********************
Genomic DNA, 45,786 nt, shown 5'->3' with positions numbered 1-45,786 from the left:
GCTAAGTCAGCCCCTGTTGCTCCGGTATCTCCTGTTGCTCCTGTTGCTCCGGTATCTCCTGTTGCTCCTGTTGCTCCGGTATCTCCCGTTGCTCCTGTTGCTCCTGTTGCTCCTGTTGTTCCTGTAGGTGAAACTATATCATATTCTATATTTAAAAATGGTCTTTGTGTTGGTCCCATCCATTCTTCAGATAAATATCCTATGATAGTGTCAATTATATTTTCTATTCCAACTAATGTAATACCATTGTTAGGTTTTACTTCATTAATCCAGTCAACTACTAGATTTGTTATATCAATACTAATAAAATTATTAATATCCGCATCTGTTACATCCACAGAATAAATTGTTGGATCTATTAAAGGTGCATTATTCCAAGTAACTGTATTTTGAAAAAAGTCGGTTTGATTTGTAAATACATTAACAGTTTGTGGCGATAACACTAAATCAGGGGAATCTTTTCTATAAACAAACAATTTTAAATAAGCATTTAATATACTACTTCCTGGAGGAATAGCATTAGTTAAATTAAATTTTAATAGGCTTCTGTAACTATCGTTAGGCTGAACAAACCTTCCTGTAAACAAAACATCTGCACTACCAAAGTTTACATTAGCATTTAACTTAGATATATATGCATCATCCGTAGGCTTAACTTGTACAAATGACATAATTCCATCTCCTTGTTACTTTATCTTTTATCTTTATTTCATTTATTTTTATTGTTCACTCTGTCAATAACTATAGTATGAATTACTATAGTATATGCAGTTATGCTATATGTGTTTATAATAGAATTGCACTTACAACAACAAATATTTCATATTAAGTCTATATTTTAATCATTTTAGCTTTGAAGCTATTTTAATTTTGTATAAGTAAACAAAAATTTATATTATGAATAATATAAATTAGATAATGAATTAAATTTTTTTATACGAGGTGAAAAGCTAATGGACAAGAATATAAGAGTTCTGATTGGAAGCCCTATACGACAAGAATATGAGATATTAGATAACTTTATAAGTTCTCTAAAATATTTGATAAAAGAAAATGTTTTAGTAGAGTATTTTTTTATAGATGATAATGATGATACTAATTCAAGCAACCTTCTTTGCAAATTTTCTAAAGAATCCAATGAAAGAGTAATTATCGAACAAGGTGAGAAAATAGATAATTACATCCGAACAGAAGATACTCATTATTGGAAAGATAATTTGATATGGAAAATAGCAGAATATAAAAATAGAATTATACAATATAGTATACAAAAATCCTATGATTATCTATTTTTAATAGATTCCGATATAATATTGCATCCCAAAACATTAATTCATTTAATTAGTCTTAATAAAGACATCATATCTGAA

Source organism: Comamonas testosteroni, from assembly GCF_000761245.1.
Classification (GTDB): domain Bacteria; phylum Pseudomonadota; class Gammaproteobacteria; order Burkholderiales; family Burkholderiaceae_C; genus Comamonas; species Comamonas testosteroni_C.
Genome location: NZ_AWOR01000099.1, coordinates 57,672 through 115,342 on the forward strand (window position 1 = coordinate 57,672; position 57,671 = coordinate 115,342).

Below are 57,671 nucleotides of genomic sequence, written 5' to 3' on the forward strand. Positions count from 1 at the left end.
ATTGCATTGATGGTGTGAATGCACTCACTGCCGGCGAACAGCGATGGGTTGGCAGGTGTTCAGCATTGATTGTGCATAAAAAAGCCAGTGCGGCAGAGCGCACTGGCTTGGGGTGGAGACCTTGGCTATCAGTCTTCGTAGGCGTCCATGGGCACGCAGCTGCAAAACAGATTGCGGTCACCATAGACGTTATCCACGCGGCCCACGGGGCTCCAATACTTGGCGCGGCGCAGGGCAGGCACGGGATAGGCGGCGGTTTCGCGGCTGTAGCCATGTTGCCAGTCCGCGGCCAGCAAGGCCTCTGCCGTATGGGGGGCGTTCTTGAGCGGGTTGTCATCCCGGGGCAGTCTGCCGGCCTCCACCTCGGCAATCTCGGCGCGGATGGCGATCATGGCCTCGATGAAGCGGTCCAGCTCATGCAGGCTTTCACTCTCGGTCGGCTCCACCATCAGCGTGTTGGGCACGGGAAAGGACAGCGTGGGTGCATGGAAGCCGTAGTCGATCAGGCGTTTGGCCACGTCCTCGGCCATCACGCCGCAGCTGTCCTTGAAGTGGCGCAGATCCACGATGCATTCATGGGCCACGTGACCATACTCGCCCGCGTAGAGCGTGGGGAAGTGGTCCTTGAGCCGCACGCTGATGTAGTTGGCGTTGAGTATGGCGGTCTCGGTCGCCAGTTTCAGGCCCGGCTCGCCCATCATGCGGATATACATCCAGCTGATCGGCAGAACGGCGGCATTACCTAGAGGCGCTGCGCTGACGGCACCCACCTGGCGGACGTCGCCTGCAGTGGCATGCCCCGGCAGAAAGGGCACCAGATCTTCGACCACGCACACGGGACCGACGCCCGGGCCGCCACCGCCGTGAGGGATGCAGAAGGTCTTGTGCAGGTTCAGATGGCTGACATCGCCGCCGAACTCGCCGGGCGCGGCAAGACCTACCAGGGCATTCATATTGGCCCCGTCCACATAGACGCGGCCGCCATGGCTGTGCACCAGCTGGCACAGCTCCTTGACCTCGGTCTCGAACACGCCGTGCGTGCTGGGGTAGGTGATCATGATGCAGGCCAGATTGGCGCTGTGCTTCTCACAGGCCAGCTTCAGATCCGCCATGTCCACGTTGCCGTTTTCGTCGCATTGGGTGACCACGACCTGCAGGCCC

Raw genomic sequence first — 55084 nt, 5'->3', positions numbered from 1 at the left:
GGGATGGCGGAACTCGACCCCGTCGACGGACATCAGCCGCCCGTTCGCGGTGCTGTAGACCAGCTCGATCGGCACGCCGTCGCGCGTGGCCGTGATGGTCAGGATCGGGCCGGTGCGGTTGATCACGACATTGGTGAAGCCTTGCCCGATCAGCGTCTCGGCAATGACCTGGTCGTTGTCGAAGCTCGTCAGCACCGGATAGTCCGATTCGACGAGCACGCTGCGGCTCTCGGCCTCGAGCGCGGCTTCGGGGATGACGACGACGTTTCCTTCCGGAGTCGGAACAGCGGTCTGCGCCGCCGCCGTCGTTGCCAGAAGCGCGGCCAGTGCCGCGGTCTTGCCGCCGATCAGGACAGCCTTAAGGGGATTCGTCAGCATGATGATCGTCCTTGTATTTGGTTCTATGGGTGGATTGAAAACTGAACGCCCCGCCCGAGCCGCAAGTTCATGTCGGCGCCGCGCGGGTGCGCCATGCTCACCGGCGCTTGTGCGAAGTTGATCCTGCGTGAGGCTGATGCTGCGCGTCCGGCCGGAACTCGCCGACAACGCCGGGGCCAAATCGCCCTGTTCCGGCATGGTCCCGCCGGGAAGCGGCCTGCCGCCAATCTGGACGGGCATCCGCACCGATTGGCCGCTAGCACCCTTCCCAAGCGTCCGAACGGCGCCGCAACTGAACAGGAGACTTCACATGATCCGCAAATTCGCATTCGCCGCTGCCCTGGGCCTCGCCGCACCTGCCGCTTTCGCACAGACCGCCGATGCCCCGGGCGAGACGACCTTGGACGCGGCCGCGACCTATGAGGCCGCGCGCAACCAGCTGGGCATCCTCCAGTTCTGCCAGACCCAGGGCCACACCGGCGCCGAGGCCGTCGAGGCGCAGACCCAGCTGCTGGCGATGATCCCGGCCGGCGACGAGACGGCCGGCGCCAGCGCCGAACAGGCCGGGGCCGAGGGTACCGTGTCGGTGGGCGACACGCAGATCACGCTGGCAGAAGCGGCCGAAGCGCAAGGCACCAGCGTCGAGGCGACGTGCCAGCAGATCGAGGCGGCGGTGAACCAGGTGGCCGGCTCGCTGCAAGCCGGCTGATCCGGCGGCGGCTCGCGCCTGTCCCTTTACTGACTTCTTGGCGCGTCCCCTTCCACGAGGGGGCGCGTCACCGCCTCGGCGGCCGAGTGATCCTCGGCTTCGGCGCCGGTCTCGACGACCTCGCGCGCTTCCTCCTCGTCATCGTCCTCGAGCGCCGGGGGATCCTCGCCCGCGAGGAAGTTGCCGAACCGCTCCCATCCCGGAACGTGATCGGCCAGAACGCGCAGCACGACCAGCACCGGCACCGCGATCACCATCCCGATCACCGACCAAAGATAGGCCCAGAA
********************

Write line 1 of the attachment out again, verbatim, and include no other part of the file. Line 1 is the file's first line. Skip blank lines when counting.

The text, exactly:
Genomic DNA, 45,786 nt, shown 5'->3' with positions numbered 1-45,786 from the left: